By Jasper Price, Theatre, Third Year
As rich in filmmaking technique as it is beautifully bleak, Sean Durkin weaves a tale of family struggle, corporate greed and tireless ambition, all set under the guise of a horror film aesthetic.
The American dream trope is one which has saturated film for many years. There are countless pieces about people moving to the States in order to seek fame or fortune. The Nest (2020) asks “what next?”. Rory (Jude Law) is an English stockbroker who lives a seemingly idyllic life in the USA with his wife Allison (Carrie Coon) and his two kids. A once big shot trader, the charismatic Rory soon experiences financial trouble and the family relocate to Surrey, after he is offered a job at a London firm. What unfolds is a sweeping tragedy in which the family seeks to forge a dream life in England, but that dream soon falls apart.
If the film is a tragedy, then its central character’s downfall is his tendency to lie. Law portrays a stereotypical English businessman; quick witted, persuasive and charming. The very definition of the gift of the gab. At first, the audience believes his façade. Rory buys a huge, gothic mansion and puts his son into the best private school around. His party trick, as Allison later describes, is pretending that he’s rich, to entice potential investors.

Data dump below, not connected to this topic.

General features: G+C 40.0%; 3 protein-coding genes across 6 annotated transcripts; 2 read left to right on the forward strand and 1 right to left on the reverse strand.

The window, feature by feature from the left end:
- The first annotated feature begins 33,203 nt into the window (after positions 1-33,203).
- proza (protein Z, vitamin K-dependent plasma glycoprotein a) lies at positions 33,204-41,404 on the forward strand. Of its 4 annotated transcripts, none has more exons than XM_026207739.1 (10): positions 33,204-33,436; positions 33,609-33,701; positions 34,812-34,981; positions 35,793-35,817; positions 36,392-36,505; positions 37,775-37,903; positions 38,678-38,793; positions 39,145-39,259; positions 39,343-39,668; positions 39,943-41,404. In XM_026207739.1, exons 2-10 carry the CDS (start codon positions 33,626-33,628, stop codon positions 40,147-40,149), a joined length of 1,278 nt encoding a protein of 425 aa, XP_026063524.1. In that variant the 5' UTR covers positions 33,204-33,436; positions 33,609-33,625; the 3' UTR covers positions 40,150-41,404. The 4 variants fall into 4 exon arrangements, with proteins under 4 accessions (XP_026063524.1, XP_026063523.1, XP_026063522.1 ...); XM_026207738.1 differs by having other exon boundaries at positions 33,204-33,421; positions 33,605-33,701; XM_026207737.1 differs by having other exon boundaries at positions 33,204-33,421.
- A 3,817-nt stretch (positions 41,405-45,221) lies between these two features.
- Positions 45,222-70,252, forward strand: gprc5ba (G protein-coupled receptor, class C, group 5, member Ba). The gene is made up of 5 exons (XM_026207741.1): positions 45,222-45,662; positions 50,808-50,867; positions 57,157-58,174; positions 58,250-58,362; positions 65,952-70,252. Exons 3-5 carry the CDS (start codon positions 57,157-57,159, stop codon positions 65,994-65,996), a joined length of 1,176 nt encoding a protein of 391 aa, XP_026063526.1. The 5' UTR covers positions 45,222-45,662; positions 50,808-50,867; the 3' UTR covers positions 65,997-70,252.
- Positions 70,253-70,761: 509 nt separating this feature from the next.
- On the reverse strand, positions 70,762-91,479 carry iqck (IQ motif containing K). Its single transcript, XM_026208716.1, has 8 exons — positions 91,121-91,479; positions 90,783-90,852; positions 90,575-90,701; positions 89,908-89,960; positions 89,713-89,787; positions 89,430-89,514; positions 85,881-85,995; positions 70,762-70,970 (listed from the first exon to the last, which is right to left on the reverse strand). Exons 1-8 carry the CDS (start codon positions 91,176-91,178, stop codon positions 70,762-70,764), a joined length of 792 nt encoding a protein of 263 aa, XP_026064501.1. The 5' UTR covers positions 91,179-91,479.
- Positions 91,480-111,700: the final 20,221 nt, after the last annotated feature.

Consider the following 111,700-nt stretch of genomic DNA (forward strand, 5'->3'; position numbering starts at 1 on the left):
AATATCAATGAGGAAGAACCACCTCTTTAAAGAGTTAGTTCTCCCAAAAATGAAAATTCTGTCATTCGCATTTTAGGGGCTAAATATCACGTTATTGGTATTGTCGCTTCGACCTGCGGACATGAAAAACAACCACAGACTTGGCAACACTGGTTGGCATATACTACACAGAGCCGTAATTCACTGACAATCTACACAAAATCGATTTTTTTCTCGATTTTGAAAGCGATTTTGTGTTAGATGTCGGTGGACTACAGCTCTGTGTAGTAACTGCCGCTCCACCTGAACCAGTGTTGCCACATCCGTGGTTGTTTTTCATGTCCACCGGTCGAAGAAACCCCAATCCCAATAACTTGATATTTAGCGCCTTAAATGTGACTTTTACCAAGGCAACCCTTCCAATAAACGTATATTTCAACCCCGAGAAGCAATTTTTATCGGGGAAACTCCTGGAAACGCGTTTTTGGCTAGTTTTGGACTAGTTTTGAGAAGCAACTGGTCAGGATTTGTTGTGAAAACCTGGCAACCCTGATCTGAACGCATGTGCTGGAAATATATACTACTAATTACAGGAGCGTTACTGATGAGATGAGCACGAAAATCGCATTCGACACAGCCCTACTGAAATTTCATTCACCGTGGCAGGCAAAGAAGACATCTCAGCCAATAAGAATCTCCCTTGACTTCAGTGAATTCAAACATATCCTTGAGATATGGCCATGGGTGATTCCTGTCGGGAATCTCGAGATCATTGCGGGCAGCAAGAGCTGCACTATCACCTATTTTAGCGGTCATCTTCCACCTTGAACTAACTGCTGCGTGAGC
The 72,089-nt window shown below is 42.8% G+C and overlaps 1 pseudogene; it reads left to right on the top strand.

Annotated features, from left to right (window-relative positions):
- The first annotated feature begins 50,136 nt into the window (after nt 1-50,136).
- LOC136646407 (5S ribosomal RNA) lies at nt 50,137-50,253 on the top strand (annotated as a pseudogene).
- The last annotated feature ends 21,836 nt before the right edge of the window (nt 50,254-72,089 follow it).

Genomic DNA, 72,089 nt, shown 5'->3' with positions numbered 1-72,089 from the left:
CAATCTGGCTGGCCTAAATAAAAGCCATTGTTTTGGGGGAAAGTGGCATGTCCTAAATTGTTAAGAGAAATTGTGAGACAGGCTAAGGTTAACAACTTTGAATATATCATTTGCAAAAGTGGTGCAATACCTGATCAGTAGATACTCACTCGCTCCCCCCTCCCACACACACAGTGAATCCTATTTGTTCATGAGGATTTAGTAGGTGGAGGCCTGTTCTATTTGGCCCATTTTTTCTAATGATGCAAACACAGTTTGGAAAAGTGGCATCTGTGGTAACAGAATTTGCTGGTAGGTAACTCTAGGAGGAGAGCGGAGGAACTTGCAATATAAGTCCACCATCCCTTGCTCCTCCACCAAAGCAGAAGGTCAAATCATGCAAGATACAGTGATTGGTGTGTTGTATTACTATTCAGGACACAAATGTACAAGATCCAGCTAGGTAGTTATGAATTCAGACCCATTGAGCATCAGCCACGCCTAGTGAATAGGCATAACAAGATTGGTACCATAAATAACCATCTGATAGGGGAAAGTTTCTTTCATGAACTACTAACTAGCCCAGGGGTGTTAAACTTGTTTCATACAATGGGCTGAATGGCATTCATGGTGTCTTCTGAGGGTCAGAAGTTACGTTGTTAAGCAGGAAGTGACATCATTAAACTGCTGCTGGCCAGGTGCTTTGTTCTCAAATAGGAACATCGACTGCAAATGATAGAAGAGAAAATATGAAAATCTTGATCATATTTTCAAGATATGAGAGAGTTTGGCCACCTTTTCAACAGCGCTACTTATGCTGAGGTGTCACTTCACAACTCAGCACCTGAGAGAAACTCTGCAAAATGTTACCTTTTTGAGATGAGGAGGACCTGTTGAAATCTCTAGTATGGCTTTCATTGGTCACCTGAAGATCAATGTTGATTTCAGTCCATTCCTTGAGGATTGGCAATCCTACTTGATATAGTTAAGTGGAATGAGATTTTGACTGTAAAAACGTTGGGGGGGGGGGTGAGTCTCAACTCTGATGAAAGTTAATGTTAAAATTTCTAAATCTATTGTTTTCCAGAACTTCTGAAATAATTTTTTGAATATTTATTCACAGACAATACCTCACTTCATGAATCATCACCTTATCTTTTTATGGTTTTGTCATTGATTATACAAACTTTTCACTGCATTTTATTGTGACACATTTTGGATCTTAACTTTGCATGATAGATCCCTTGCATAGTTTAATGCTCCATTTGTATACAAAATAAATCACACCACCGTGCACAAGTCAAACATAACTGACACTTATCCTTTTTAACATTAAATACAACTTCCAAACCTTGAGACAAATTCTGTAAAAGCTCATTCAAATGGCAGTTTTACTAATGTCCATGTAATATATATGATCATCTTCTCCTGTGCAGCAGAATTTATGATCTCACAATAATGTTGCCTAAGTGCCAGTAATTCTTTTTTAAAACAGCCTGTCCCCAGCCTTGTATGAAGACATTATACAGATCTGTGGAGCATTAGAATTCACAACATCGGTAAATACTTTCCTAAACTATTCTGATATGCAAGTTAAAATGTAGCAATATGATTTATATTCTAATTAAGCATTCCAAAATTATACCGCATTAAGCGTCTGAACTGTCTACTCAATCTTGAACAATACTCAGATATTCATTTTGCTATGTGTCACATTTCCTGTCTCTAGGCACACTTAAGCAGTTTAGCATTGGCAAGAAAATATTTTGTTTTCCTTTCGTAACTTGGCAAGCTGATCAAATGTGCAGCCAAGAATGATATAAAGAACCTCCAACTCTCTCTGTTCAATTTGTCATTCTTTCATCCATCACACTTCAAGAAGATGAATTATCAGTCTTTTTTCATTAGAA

As the narrative unfolds the audience starts to see the cracks in his character, and his charisma becomes an annoying intrusion. Law portrays this character with absolute class, it’s his subtle way of conveying emotion which allows the audience in on the act, and the moments where he does fall feel heartfelt and natural. He is brilliantly supported by Coon, who at first revels in her husband’s grandeur but soon starts to see through him as her mental health deteriorates.
The real genius behind the film however is its stylistic choices. This family drama is shot more like a horror film. Cinematographer Mátyás Erdély affixes our gaze in a way that creates a stunning eeriness. The camera rarely stays static, but instead slowly zooms into its subject, boxing every person or object in. There are long, uncomfortable shots of gothic windows, dark trees or foggy meadows which seem to harbour secrets. These shots, combined with Richard Reed Parry’s chilling score create the uncanny backdrop upon which the drama unfolds.
The Nest is not your average drama. Through the subtlety of both the acting and visual technique, the viewer is haunted by this family’s turmoil and the film leaves us with questions we know will never be answered.
Featured Image: IMDB
Have you flocked to see The Nest?